Which tasks do team members detest? What work do they consider to be the most boring and repetitive?
If you’re not careful, this kind of discussion can turn into an unconstructive complaining session. You need to make sure this exercise stays valuable. A simple technique is to take the value overview your team has already worked on and implement “dot voting” for each task.
Give each team member an equal amount of “frustration dots”. Dot-stickers are ideal for this. Ask all participants to put the stickers on the tasks they find frustrating.
Take this real-life frustrating task as an example.
A while ago, I visited a top PR agency in London. This agency tracks influential Twitter users and their number of followers. A junior needs to do this by hand.
For a few hours every few weeks, this team member plows through an Excel sheet.
Copy/paste Twitter handle of a contact. Surf to the Twitter profile. Add the follower count to Excel sheet. Curse. Rinse. Repeat.
Utter madness. And probably not work for which this employee attained a PR degree.
This is an extreme example, but there will be several mind-numbing tasks in your company. Uncover them. Find ways to avoid them. Coworkers will thank you.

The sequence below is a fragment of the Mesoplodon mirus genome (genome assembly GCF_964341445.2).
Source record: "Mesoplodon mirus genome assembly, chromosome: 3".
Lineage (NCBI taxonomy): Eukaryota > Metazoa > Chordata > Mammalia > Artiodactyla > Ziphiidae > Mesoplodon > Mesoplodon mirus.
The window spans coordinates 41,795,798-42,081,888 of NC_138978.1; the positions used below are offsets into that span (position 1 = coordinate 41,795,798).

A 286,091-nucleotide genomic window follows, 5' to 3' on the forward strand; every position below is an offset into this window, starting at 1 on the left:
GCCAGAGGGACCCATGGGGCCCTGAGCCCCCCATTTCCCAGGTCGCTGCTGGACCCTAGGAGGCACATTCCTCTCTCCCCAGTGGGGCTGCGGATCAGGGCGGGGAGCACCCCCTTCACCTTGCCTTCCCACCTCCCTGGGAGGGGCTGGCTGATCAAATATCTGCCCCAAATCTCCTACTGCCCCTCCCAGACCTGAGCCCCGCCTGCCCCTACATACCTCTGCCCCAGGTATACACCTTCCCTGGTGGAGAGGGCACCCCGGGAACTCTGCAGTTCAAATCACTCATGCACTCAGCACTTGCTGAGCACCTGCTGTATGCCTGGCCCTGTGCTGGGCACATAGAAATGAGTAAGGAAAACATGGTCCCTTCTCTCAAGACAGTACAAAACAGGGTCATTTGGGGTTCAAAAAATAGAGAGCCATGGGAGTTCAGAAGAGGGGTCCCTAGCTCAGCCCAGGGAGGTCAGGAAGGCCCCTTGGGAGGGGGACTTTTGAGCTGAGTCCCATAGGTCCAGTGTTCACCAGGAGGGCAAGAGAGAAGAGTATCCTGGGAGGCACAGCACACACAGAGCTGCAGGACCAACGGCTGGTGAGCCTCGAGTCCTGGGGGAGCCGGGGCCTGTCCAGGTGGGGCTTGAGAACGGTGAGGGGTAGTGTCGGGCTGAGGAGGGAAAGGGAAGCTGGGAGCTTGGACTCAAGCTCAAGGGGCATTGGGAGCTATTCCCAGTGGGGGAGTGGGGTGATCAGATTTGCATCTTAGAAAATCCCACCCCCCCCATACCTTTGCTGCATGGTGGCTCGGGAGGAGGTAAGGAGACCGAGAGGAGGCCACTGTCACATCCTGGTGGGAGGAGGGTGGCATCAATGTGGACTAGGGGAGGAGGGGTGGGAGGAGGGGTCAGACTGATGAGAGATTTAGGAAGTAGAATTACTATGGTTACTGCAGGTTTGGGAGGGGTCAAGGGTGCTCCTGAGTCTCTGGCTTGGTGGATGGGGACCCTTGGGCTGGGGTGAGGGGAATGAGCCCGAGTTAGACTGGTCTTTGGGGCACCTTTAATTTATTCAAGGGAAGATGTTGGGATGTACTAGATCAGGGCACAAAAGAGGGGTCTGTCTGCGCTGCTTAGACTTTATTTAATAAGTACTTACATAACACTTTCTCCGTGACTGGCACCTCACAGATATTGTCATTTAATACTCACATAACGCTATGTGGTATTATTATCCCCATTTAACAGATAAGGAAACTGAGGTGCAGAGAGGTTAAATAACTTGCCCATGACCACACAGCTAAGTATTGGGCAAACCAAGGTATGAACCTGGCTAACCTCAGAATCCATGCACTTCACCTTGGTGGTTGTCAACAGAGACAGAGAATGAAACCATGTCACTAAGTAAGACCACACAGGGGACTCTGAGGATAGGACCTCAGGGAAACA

You now have an overview of all the tasks your team currently does. You will also have an indication of which tasks are valuable, which ones are frustrating, where the team is making mistakes, and where bottlenecks are happening.
Now you need to decide which waste you’d like to reduce first. Will you take people out of the equation, change the order of the process, create checklists or different deliverables, or use different tools?
For example, if you decide to improve your media relations workflow, you might choose some specific experiments, such as:
- Structure and simplify reporting to clients.
- Simplify contact management.
- Make it easier to reuse previous outreach lists.
Now that you have chosen experiments, it’s time to take action.
3Assign project teams
It is better to have a slightly better solution next week than to plan for a huge improvement in six months’ time.
Refrain from having lengthy meetings. Avoid the trap of a distant timeline by which you want to have the entire team using a new workflow. Instead, think kaizen. What are the smallest improvements you can make right now?
Do a low-risk pilot
Test before you invest: evaluate a new workflow before committing to it.
Start with a test project with a compact team. This will help you to learn fast what works.
It probably won’t be the best idea to experiment with a high stakes project with the difficult client and the impossible deadline. Choose a relatively safe project for which failure could be an option.
The best way we test tools at Weber is through pilot processes. We identify a client, we bring in technology for a campaign and then if it’s successful we can use that to demonstrate value. If people already see the value of the technology, they are already sold.